To explain the current impact on the planet the Ecological Footprint is used in the following explanation. Every human being has an ecological footprint on the earth. With this footprint the amount of land is meant that is needed to sustain your way of life. Many years ago land was mainly used to provide a place to live, food, fibre and timber, but after the industrial revolution a new consumer of land emerged in the shape of energy. Humanities taste for energy also increases their footprint. In the picture built up land and food, fibre and timber land use only depict a small increase compared to energy.
The footprint differs per country and is measured in amount of hectares of land needed to sustain one average person per year (ha/person.year). This area of land contains your food consumption, your water use, your energy consumption and also buying and using appliances.
This footprint can be brought in perspective with development of a country. It seems the more developed a country the higher the Ecological footprint. When looking to the figure below only few countries reside in the sustainable part of the graph. Most developed countries are un-sustainable in their footprint and most undeveloped countries try to follow.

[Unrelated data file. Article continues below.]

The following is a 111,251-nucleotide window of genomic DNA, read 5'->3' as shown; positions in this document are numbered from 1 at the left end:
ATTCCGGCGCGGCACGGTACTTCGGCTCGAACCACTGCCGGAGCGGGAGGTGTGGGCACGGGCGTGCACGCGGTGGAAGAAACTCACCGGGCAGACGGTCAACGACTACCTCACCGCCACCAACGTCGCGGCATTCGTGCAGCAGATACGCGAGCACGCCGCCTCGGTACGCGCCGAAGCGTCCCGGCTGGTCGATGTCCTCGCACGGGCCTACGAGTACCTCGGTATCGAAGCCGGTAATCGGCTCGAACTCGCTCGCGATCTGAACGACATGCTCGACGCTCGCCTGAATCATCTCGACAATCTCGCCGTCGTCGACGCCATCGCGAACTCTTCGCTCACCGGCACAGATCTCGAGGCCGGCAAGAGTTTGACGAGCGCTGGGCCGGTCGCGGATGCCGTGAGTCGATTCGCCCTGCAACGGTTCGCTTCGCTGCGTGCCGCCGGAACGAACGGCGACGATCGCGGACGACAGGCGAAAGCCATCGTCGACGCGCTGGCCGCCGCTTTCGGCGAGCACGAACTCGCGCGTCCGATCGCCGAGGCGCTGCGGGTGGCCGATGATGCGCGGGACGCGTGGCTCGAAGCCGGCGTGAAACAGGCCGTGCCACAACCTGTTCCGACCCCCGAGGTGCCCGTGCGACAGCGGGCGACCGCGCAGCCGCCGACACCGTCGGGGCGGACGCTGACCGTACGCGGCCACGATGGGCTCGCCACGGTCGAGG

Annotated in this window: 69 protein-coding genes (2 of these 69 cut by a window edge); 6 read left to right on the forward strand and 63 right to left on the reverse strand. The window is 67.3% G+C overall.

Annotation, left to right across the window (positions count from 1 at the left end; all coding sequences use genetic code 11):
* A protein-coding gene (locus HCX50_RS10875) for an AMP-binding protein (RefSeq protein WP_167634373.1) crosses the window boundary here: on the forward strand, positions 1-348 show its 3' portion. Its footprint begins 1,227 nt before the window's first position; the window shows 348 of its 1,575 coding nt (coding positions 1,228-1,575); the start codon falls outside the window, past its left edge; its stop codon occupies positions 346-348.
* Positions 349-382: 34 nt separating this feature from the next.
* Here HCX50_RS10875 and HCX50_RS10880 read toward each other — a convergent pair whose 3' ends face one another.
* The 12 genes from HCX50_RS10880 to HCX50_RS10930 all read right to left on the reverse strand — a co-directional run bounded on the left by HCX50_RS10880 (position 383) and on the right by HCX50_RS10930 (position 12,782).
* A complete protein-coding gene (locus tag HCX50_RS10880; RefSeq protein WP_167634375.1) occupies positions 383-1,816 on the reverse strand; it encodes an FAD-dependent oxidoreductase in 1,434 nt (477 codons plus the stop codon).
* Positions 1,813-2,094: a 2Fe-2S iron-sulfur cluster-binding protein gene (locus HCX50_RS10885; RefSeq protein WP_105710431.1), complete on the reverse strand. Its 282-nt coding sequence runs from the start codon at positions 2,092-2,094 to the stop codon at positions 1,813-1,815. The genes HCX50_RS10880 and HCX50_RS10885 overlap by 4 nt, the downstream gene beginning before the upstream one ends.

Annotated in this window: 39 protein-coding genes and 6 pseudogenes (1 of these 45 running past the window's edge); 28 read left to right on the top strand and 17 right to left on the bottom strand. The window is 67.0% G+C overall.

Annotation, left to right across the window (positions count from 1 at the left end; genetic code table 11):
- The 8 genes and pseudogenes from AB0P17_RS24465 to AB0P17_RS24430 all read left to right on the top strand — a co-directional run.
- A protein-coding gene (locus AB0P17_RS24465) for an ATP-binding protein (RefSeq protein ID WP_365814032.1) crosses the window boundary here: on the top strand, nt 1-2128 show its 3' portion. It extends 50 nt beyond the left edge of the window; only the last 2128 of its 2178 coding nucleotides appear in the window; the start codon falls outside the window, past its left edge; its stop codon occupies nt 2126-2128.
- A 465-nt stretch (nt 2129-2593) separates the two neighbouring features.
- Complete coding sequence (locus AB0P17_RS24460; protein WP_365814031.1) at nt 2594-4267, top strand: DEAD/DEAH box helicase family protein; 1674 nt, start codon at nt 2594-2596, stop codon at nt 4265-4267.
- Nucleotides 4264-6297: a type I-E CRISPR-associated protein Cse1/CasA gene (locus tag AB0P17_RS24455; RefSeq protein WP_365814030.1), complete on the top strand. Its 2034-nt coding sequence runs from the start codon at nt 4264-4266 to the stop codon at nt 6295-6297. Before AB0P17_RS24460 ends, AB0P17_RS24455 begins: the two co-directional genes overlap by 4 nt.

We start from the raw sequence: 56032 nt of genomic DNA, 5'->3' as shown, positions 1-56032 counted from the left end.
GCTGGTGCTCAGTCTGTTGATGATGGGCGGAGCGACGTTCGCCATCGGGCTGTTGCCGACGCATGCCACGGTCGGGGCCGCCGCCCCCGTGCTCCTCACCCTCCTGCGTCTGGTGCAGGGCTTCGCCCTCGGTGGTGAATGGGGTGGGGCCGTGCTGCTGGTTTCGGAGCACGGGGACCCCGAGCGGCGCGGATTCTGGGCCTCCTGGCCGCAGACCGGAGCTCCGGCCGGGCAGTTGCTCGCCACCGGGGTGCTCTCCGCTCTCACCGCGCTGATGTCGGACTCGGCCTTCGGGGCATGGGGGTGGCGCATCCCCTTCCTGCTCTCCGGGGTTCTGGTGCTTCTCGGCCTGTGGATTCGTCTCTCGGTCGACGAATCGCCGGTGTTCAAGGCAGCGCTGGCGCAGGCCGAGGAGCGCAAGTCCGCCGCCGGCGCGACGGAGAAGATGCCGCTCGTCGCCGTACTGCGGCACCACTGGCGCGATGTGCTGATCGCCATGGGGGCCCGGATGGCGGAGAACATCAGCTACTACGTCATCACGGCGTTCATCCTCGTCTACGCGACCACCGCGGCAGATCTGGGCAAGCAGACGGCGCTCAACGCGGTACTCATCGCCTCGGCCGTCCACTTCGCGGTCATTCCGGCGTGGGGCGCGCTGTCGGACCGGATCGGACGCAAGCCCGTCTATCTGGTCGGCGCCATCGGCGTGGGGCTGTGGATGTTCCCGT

Over the last decades the Ecological Footprint has risen only slightly per average person. However, more importantly our global biocapacity, or the amount of hectares available per person on the planet, has lowered substantially. This mainly caused by the increase in population on the planet.
This process can also be seen in the figure below where the land available per person on the planet is dropping sharply, represented by the red line. The blue line indicates the percentage of the total land surface used for agriculture. A drop can be observed between 2002 and 2008 as agricultural land is lost due to desertification, acidification and salinization.
For example, an average human has around 2 hectares of land available, but an average Dutch inhabitant uses around 4 to 6 hectares. In the picture the amount of land needed to sustain the Netherlands is depicted in comparison with the size of the Netherlands.
The first website is a crude and fast calculation with only around 12 questions.
This second calculator uses a lot more questions in four categories, food travel home and stuff. Making this calculation takes about 5 minutes, making this outcome more trustworthy.